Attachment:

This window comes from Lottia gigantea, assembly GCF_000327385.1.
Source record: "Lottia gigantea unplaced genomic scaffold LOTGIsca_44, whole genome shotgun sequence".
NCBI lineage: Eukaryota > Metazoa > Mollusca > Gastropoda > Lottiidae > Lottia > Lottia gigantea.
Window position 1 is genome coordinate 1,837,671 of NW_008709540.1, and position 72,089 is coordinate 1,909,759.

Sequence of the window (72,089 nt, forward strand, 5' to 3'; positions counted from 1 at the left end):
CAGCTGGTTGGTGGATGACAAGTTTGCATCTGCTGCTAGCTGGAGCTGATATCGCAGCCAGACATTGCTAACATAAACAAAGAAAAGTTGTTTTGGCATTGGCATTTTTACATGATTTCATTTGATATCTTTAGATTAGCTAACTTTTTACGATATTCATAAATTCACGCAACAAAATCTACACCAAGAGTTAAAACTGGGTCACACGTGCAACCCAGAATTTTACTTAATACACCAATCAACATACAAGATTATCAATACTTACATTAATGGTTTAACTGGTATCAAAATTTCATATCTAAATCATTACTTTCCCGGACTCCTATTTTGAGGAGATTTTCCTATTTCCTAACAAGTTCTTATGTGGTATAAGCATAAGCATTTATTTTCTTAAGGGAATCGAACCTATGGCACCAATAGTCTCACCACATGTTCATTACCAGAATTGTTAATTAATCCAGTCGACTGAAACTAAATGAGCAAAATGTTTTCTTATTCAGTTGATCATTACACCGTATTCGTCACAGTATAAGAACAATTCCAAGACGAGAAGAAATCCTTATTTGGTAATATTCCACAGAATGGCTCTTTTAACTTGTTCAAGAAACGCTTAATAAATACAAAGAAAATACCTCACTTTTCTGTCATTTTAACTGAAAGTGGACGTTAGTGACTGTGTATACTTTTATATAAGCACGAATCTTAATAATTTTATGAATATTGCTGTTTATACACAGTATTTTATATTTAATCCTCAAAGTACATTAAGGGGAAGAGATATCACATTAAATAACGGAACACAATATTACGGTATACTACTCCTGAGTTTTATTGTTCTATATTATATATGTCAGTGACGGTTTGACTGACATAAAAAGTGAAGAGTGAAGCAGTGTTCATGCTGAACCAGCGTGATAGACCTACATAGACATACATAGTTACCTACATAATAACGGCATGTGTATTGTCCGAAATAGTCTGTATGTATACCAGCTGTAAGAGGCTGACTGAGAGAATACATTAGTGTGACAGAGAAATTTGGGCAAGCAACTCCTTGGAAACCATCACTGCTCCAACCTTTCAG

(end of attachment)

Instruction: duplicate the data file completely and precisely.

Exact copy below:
This window comes from Lottia gigantea, assembly GCF_000327385.1.
Source record: "Lottia gigantea unplaced genomic scaffold LOTGIsca_44, whole genome shotgun sequence".
NCBI lineage: Eukaryota > Metazoa > Mollusca > Gastropoda > Lottiidae > Lottia > Lottia gigantea.
Window position 1 is genome coordinate 1,837,671 of NW_008709540.1, and position 72,089 is coordinate 1,909,759.

Sequence of the window (72,089 nt, forward strand, 5' to 3'; positions counted from 1 at the left end):
CAGCTGGTTGGTGGATGACAAGTTTGCATCTGCTGCTAGCTGGAGCTGATATCGCAGCCAGACATTGCTAACATAAACAAAGAAAAGTTGTTTTGGCATTGGCATTTTTACATGATTTCATTTGATATCTTTAGATTAGCTAACTTTTTACGATATTCATAAATTCACGCAACAAAATCTACACCAAGAGTTAAAACTGGGTCACACGTGCAACCCAGAATTTTACTTAATACACCAATCAACATACAAGATTATCAATACTTACATTAATGGTTTAACTGGTATCAAAATTTCATATCTAAATCATTACTTTCCCGGACTCCTATTTTGAGGAGATTTTCCTATTTCCTAACAAGTTCTTATGTGGTATAAGCATAAGCATTTATTTTCTTAAGGGAATCGAACCTATGGCACCAATAGTCTCACCACATGTTCATTACCAGAATTGTTAATTAATCCAGTCGACTGAAACTAAATGAGCAAAATGTTTTCTTATTCAGTTGATCATTACACCGTATTCGTCACAGTATAAGAACAATTCCAAGACGAGAAGAAATCCTTATTTGGTAATATTCCACAGAATGGCTCTTTTAACTTGTTCAAGAAACGCTTAATAAATACAAAGAAAATACCTCACTTTTCTGTCATTTTAACTGAAAGTGGACGTTAGTGACTGTGTATACTTTTATATAAGCACGAATCTTAATAATTTTATGAATATTGCTGTTTATACACAGTATTTTATATTTAATCCTCAAAGTACATTAAGGGGAAGAGATATCACATTAAATAACGGAACACAATATTACGGTATACTACTCCTGAGTTTTATTGTTCTATATTATATATGTCAGTGACGGTTTGACTGACATAAAAAGTGAAGAGTGAAGCAGTGTTCATGCTGAACCAGCGTGATAGACCTACATAGACATACATAGTTACCTACATAATAACGGCATGTGTATTGTCCGAAATAGTCTGTATGTATACCAGCTGTAAGAGGCTGACTGAGAGAATACATTAGTGTGACAGAGAAATTTGGGCAAGCAACTCCTTGGAAACCATCACTGCTCCAACCTTTCAG